Posted by: Jack Henry | December 28, 2016

Editor’s Corner: Contest Results and a Few Idioms


Thank you all for the idioms you sent in to the Editor’s Corner contest. I received over 400 idioms, so I will share them with you over the months to come. Just a few things I noticed about them in general:

· A lot of idioms focused on animals (especially cats and monkeys).

· Many idioms focused on weather.

· There are quite a few ways to call people “stupid” without using that word.

· The southern states are a hotbed of idiomatic phrases.

· Some of you aren’t really clear on what’s too naughty for work (but I certainly had a few laughs).

· Some of you aren’t really clear on what an idiom is (but I gave you points anyway).

Okay, so let’s get to our winners and the prizes:

· Mary Fleenor (Anguished English)

· Carolin Hopkins (Anguished English)

· Jamie Roller (More Anguished English)

· Scott Murray (American Trivia book)

· Herman Piete (T-shirt, “I’m silently correcting your grammar”)

And now, a definition from Google:

idiom: a group of words established by usage as having a meaning not deducible from those of the individual words (e.g., rain cats and dogs, see the light).

Our first idioms are just of few of the ones I received relating to animals. Enjoy!

Idiom Meaning
Kill two birds with one stone Get two things done simultaneously
As blind as a bat Can’t see a thing
Cooler than a polar bear’s toenails Really slick
As the crow flies In a straight line; the shortest distance between two places
Have a bee in one’s bonnet Obsessed with a topic and can’t stop talking or thinking about it

To be involved with something you think is important in a way that others find it bothersome

Upset or angry about something

I’m as nervous as a long-tailed cat in a room full of rocking chairs Extremely nervous and jumpy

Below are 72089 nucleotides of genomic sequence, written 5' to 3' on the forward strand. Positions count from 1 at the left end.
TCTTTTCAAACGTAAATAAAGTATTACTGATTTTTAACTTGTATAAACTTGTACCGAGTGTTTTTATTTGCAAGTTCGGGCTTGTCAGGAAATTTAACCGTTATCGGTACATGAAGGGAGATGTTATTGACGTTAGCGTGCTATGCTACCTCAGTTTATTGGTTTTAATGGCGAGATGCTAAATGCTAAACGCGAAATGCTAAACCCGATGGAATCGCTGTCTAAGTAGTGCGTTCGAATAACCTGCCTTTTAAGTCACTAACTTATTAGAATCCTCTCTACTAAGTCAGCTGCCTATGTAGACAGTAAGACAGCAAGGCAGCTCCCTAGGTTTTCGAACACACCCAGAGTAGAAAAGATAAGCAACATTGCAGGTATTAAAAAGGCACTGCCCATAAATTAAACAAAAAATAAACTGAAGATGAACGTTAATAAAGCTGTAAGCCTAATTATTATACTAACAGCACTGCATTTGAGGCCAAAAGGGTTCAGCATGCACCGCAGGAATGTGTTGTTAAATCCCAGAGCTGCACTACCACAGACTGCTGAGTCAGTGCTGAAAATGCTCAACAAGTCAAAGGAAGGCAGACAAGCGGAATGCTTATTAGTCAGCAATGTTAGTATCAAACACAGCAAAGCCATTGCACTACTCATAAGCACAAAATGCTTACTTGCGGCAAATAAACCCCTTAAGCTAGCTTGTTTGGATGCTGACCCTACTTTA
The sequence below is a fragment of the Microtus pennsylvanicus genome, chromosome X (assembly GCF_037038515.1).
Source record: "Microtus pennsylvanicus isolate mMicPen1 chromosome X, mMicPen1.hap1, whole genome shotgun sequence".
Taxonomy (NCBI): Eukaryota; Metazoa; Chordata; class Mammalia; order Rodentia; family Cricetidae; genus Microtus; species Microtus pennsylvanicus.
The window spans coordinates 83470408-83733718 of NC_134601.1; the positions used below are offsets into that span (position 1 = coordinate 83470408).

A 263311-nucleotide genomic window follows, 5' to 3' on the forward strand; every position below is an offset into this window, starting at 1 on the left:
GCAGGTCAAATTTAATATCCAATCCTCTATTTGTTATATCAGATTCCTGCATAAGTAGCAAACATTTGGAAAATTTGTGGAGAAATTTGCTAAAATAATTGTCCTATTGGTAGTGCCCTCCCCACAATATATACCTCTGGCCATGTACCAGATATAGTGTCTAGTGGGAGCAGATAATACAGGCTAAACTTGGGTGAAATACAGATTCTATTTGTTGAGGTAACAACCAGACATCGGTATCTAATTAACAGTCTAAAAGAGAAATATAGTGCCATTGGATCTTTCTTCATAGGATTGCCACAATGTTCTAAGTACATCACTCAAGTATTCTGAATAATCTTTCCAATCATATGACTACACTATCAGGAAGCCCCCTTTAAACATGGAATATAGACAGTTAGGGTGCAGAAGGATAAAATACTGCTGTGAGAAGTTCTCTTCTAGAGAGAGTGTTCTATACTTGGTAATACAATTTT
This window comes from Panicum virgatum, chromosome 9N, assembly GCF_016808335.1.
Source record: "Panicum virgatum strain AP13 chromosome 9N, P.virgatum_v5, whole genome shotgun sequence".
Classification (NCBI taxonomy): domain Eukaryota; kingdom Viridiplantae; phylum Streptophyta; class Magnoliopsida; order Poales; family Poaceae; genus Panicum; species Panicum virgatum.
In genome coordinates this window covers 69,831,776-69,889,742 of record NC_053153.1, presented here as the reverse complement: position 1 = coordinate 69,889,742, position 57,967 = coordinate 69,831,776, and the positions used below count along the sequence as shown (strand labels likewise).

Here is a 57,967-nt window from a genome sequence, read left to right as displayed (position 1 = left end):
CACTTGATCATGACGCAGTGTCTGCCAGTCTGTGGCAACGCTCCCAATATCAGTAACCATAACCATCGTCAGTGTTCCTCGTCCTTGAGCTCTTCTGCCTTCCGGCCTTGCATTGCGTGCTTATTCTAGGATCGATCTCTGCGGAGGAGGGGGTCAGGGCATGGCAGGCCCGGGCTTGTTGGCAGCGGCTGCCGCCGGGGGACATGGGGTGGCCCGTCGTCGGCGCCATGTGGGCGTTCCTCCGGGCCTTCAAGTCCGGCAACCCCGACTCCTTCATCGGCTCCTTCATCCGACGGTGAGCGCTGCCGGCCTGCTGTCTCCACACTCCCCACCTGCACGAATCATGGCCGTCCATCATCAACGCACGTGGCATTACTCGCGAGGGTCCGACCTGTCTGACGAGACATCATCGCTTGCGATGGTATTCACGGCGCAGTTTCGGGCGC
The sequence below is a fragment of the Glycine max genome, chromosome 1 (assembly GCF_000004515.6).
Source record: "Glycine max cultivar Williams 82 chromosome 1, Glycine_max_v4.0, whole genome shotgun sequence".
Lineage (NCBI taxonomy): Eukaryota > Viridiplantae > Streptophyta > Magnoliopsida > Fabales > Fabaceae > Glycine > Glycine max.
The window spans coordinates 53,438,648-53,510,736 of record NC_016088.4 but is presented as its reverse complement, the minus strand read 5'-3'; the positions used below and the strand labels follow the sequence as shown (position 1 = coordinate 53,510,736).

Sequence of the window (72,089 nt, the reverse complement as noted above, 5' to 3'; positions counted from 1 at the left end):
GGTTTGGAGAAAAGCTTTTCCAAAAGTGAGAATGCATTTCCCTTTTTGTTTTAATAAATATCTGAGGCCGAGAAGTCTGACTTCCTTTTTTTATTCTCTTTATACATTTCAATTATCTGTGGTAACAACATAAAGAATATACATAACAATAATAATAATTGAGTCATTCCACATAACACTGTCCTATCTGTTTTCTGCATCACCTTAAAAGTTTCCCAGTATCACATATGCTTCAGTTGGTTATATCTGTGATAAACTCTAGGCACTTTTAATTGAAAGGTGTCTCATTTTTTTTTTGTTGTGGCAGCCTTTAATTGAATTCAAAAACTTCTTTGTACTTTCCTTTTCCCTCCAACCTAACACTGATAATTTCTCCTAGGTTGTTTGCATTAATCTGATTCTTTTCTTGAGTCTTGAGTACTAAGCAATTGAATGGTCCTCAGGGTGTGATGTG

[KC] This was one of the most common ones I received, though I’d never heard it.

On it like a duck on a June bug I’ll get to it immediately and with great determination
Let the cat out of the bag Reveal a secret by accident
They’re sharper than a sack of wet mice. Mentally challenged
Naked as a jaybird Bare naked; unclothed
Birds of a feather flock together People with similar interests (or similar people) tend to associate with each other.
You can lead a horse to water but you can’t make him drink You can give someone an opportunity, but you can’t force them to take it.
Heard it straight from the horse’s mouth From the person directly concerned or another authoritative source
A little birdie told me A phrase used in place of someone’s name

Something said when you don’t want to divulge the name of the source

Let sleeping dogs lie Don’t instigate trouble; don’t talk about things that have started problems in the past

Kara Church

Technical Editor, Advisory

Symitar Documentation Services


  1. I always love to learn idioms and they are always interesting and amusing because of their symbolic meanings but some idioms are really tough to understand. Wonderful post, keep it up.
    Freya, UK

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